Submerged history resurfaces in it’s grandest avatar! It was about 2 years ago I had heard about this beautiful location closer to Krishnaraja Sagara (KRS) Dam, Mysore, Karnataka. The backwaters of KRS and the surrounding area is scenic, with a restored temple at a close distance – a perfect place for sunset photography, I was told by my nephew. A casual drive around Srirangapatna and then later in the evening a visit to the backwaters with my school friends left me stunned. It was my first visit then but had never imagined I would revisit almost every six months.
Truly a picturesque place, housing one of the hidden treasures of ‘Namma Karnataka’ – Venugopalaswamy temple. Temple and temple architecture is a major attraction, I confess! Present day ‘Hosa Kannambadi’ is the actual location of this restored Granite glory of a temple. The place is about 3 hrs drive (around 150 kms) from Bangalore and off the Bangalore/Mysore highway. It is just about an hour’s drive from Mysore. Believed to be yet another beautiful example of Hoysala architecture, this temple is said to have been built around 12th Century A.D. The temple complex was originally located in Kannambadi village. KRS Dam construction around 1909 A.D. is believed to have been the cause for the village, surrounding settlements and the temple to submerge completely.
The temple would emerge and would be visible during the drought period and only in the year 2000 when the entire place faced severe drought conditions that the temple is said to have been completely visible. For almost 70 years the temple is said to have remained submerged and still had stood the test of time. The fact that the entire temple was built in stone seems to have helped it stay intact even after being under water for almost seven decades.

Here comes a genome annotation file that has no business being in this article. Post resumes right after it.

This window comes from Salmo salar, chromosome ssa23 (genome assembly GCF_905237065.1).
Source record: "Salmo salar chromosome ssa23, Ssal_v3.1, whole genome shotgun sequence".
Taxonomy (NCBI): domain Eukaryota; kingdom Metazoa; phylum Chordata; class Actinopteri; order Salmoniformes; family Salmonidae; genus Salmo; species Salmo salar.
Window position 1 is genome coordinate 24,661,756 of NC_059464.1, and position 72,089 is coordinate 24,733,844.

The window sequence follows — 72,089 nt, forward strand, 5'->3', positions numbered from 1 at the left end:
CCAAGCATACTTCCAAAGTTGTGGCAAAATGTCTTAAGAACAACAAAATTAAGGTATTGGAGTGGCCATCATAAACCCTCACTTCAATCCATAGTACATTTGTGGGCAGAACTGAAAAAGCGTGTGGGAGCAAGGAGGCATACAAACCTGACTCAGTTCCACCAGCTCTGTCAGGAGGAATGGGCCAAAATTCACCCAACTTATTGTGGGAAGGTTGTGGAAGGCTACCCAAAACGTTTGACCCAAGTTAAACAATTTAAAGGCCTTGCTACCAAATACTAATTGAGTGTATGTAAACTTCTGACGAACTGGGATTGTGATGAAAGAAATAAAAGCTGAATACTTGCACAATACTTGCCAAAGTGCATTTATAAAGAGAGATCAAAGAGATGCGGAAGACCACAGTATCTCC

It was the initiative of Khoday Foundation under the guidance and active participation of Shri. Hari Khoday that the mammoth task of relocating this submerged temple was taken up. Just a kilometre away from its original location, this temple was relocated stone by stone. I had read that the relocation was completed by the year 2011 but my first visit to this place was only much later.
Surrounded by water on all three sides and located in the most scenic as well serene place, today the temple attracts thousands of visitors on a weekend or sees a continuous flow of visitors during vacation time. The sanctum sanctorum or the garbha griha is flanked by pillared corridors on all the sides, typical of the South Indian temples. For a few years, this temple though relocated completely did not have the idol of the main deity ‘Venugopalaswamy’ but was open to all visitors. It is only in the recent few months that the idol of the deity has been restored in the garbha griha and regular puja and aarti are performed.
Another recent addition to this temple which is drawing the crowd in thousands is the most attractive stone chariot. Placed in the walkway around the temple compound, the chariot is most attractive. It immediately reminds visitors of the most popular and much-photographed chariot at Hampi. With the elephant balustrades on either side and carved panels around and on the platform on which the chariot stands, makes it a masterpiece of a architecture. Details of the pillars on the chariot, the roof carvings just leave the visitors wanting for more.
A good time to visit this place would be either around 9 a.m or around 5 p.m. It would very hot in the afternoon and walking on the stone slabs would be a real put off.
With heavy security positioned at this temple, photography is completely restricted inside the temple complex since the time the idol of Venugopalaswamy has been restored. Some of the pictures taken inside the temple are from my previous visits in May and September 2016. Visitors are allowed to carry their mobiles and take pictures only outside the temple complex. The temple and its entire complex is spick and span. Ample parking space and neat and clean public utilities closeby contirbutes for a pleasant experience of visiting this place. The Khoday foundation must be congratulated on its amazing work of restoring the temple to its original glory and maintaining it.
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